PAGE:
Ancient gusts of cosmic radiation could have affected Earth’s biology

Prehistoric supernovae explosions may have played a role in the development of Earth's biosphere.
By | Published: July 11, 2016 | Last updated on May 18, 2023
A supernova remnant from Supernova 1987A

A supernova event signifies the end of a star’s life, leaving this universe with a bang. Not only do they leave clouds of gases and elements lying around for the next solar system to use, but they also emit gusts of cosmic radiation, which, according to a new study, may have had a profound effect on the biology of our planet in the past.

Researchers from the University of Kansas (KU) built computer models, based on research published in April of this year in Nature, of two supernovae that exploded only 300 light years from Earth. According to their study published in The Astrophysical Journal Letters (pre-print here), the cosmic radiation had an extreme effect on the creatures on Earth at the time as well as its atmosphere.

“They [the researchers who published their work in Nature] gave us information on when and how far away these supernovae were,” says Adrian Melott, a professor in the Department of Physics and Astronomy at KU. “We used those numbers to do our computer modeling.”

The two stars exploded roughly 1.7 to 3.2 million and 6.5 to 8.7 million years ago, possibly glowing brightly enough to disrupt sleeping patterns in the animals for weeks. This was not the problem though; the problem was radiation. The animals living on land or in shallow ocean would have been exposed to the equivalent of one CT scan per year.

“Our estimate would be a small increase in cancer rates and mutation rates,” says Melott. “It would probably affect large animals and it would be more noticeable.”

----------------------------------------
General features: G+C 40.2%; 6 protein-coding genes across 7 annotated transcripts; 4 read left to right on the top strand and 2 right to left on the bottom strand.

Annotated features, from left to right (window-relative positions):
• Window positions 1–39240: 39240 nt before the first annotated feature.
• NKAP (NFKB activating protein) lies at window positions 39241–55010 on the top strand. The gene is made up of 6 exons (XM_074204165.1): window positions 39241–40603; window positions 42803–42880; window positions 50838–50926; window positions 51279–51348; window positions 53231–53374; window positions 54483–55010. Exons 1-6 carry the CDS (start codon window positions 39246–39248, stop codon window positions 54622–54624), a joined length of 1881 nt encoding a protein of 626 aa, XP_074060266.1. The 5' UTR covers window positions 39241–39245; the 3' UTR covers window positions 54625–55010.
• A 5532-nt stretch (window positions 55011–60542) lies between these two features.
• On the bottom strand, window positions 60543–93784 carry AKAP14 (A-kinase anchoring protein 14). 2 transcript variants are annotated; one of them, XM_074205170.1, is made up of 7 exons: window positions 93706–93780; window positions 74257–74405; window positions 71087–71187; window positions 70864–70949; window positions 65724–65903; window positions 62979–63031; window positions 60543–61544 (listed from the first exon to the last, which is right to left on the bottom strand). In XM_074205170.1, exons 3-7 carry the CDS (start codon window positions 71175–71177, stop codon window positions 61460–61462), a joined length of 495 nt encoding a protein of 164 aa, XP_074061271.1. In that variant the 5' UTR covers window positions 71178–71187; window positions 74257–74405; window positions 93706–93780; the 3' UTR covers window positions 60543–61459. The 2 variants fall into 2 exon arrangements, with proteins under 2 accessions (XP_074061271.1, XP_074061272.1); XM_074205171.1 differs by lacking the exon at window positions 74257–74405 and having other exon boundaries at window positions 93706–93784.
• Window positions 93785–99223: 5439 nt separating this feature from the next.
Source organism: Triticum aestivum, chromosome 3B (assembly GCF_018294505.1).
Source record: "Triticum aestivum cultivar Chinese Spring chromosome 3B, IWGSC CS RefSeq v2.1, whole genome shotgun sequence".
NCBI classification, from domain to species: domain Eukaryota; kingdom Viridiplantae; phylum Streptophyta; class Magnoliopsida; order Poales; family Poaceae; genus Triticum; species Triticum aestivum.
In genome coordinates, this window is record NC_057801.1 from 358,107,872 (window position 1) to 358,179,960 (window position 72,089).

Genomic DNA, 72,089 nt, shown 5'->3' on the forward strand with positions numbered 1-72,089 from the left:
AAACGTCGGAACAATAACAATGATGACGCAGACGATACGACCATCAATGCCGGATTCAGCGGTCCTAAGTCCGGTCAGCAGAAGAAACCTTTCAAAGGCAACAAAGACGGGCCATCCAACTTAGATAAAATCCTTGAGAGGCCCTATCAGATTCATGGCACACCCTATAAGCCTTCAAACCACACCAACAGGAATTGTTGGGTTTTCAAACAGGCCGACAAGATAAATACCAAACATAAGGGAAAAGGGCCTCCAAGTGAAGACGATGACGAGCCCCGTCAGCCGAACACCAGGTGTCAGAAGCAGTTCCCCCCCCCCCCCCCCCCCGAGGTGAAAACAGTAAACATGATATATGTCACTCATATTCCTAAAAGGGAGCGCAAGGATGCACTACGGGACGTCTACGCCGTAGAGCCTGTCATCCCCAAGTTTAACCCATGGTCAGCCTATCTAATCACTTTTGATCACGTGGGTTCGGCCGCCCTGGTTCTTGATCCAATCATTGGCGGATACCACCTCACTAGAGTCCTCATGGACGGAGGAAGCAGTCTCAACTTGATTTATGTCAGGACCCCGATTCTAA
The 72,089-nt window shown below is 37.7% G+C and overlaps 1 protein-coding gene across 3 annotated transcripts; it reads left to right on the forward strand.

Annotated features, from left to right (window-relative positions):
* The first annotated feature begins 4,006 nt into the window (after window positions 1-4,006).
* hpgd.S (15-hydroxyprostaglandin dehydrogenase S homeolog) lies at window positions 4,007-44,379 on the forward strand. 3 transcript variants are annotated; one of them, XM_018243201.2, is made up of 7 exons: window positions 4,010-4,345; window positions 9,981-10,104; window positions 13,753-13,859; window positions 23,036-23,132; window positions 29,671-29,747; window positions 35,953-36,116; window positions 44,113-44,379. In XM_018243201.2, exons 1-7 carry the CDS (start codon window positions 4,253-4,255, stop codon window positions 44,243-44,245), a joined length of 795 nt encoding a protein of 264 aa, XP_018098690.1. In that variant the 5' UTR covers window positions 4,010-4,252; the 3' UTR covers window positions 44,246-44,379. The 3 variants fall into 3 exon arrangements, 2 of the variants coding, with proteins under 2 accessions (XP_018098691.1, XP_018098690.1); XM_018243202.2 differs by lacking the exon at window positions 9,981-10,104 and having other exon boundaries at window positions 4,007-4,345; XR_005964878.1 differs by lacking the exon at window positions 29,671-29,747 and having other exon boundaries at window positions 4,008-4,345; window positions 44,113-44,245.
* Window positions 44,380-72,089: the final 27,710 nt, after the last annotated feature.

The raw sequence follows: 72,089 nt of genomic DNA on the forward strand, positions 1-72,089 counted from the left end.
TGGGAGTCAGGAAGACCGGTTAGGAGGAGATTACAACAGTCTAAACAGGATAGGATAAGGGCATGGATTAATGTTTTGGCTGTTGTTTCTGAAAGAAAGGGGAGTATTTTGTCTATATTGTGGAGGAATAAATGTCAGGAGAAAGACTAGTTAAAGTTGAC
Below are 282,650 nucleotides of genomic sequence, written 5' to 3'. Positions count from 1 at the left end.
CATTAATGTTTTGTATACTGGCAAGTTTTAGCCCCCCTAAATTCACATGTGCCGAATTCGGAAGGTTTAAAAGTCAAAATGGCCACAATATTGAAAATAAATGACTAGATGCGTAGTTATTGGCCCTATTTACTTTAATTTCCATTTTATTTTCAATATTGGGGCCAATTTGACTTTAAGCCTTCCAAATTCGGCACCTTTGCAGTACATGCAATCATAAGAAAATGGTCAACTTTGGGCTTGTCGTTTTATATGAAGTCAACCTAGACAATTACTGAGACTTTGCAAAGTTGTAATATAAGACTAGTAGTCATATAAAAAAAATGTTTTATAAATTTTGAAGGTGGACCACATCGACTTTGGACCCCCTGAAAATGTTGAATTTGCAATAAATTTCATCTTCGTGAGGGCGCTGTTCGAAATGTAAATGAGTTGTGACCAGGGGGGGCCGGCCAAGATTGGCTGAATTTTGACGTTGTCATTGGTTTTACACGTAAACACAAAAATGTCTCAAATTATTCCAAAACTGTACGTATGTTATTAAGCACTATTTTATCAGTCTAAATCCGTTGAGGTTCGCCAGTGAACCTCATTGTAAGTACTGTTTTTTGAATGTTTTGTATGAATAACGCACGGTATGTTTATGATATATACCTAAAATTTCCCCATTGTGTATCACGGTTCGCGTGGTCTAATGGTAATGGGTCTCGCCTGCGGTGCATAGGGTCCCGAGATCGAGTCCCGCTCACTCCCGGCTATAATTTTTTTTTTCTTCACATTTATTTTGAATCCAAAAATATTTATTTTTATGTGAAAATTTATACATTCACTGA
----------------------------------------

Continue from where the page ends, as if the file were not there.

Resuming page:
High energy cosmic rays can be very destructive, but normally the carnage of ripping electrons off atoms only happens at high altitudes. The excess of these cosmic particles could have increased the amount of muons that reach the Earth by 20-fold.

Muons are similar to the electron, but they have about 1837 times its mass. Most of the time they pass straight through the body and  contribute to about ⅙ of the overall radiation we receive. But back when the supernovas exploded, if the influx of muons increased 20 fold, the normal radiation dosage would have tripled. Even though the cancer and mutation rates would have increased, it could also have sped up evolution says Melott.

The next thing Melott and his team want to look at are the climate change implications of the increase in cosmic rays especially in the geological and biological data. In this research it can be shown that cosmic rays can ionize the lower level of the atmosphere, the Troposphere, by eight times more than normal.

“There might have been a big increase in the rate of lightning and that could possibly affect climate,” says Melott. “We want to do some looking at data to see if there was any evidence we can find in the geology or biology for the kind of effects you might get from radiation.”

It is also speculated that the distance of the supernovas was a lot closer at only 163 light years which would drastically change their models. Only time and more data will tell how these supernovas could have shaped life as we know it.